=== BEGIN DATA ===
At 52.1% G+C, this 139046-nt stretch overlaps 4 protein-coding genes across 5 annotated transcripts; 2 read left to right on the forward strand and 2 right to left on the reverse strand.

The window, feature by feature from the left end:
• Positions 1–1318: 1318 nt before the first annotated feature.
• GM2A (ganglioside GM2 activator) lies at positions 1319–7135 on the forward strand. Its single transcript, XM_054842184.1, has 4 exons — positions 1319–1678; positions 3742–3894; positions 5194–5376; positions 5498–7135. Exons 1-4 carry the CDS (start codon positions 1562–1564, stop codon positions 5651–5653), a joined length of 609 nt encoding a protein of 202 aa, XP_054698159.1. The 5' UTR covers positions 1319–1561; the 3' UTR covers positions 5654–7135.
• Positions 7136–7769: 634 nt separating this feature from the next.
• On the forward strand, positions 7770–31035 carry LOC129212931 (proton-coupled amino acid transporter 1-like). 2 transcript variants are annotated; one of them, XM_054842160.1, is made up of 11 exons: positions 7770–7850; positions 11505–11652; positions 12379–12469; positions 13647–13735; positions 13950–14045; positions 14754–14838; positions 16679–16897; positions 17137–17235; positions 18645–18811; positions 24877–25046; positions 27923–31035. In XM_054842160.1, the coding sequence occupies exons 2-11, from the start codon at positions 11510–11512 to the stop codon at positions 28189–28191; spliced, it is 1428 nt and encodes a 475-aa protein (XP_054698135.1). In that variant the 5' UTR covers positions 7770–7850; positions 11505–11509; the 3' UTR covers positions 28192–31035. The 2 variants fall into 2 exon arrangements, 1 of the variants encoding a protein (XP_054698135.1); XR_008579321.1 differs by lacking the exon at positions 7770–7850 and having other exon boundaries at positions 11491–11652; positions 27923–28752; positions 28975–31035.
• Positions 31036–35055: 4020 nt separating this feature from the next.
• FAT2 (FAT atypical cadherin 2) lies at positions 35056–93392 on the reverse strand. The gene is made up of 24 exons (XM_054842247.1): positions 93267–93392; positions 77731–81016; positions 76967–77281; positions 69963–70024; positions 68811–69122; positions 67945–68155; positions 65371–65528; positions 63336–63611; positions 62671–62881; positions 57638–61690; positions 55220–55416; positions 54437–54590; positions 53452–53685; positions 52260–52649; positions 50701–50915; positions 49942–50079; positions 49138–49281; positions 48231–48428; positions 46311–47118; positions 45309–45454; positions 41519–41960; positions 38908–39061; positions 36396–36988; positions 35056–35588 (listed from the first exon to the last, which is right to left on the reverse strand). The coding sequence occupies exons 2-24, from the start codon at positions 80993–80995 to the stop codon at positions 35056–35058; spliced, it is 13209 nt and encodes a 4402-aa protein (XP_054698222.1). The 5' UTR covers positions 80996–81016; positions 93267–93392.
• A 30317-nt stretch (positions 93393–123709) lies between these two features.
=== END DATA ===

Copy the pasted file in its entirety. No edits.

At 52.1% G+C, this 139046-nt stretch overlaps 4 protein-coding genes across 5 annotated transcripts; 2 read left to right on the forward strand and 2 right to left on the reverse strand.

The window, feature by feature from the left end:
• Positions 1–1318: 1318 nt before the first annotated feature.
• GM2A (ganglioside GM2 activator) lies at positions 1319–7135 on the forward strand. Its single transcript, XM_054842184.1, has 4 exons — positions 1319–1678; positions 3742–3894; positions 5194–5376; positions 5498–7135. Exons 1-4 carry the CDS (start codon positions 1562–1564, stop codon positions 5651–5653), a joined length of 609 nt encoding a protein of 202 aa, XP_054698159.1. The 5' UTR covers positions 1319–1561; the 3' UTR covers positions 5654–7135.
• Positions 7136–7769: 634 nt separating this feature from the next.
• On the forward strand, positions 7770–31035 carry LOC129212931 (proton-coupled amino acid transporter 1-like). 2 transcript variants are annotated; one of them, XM_054842160.1, is made up of 11 exons: positions 7770–7850; positions 11505–11652; positions 12379–12469; positions 13647–13735; positions 13950–14045; positions 14754–14838; positions 16679–16897; positions 17137–17235; positions 18645–18811; positions 24877–25046; positions 27923–31035. In XM_054842160.1, the coding sequence occupies exons 2-11, from the start codon at positions 11510–11512 to the stop codon at positions 28189–28191; spliced, it is 1428 nt and encodes a 475-aa protein (XP_054698135.1). In that variant the 5' UTR covers positions 7770–7850; positions 11505–11509; the 3' UTR covers positions 28192–31035. The 2 variants fall into 2 exon arrangements, 1 of the variants encoding a protein (XP_054698135.1); XR_008579321.1 differs by lacking the exon at positions 7770–7850 and having other exon boundaries at positions 11491–11652; positions 27923–28752; positions 28975–31035.
• Positions 31036–35055: 4020 nt separating this feature from the next.
• FAT2 (FAT atypical cadherin 2) lies at positions 35056–93392 on the reverse strand. The gene is made up of 24 exons (XM_054842247.1): positions 93267–93392; positions 77731–81016; positions 76967–77281; positions 69963–70024; positions 68811–69122; positions 67945–68155; positions 65371–65528; positions 63336–63611; positions 62671–62881; positions 57638–61690; positions 55220–55416; positions 54437–54590; positions 53452–53685; positions 52260–52649; positions 50701–50915; positions 49942–50079; positions 49138–49281; positions 48231–48428; positions 46311–47118; positions 45309–45454; positions 41519–41960; positions 38908–39061; positions 36396–36988; positions 35056–35588 (listed from the first exon to the last, which is right to left on the reverse strand). The coding sequence occupies exons 2-24, from the start codon at positions 80993–80995 to the stop codon at positions 35056–35058; spliced, it is 13209 nt and encodes a 4402-aa protein (XP_054698222.1). The 5' UTR covers positions 80996–81016; positions 93267–93392.
• A 30317-nt stretch (positions 93393–123709) lies between these two features.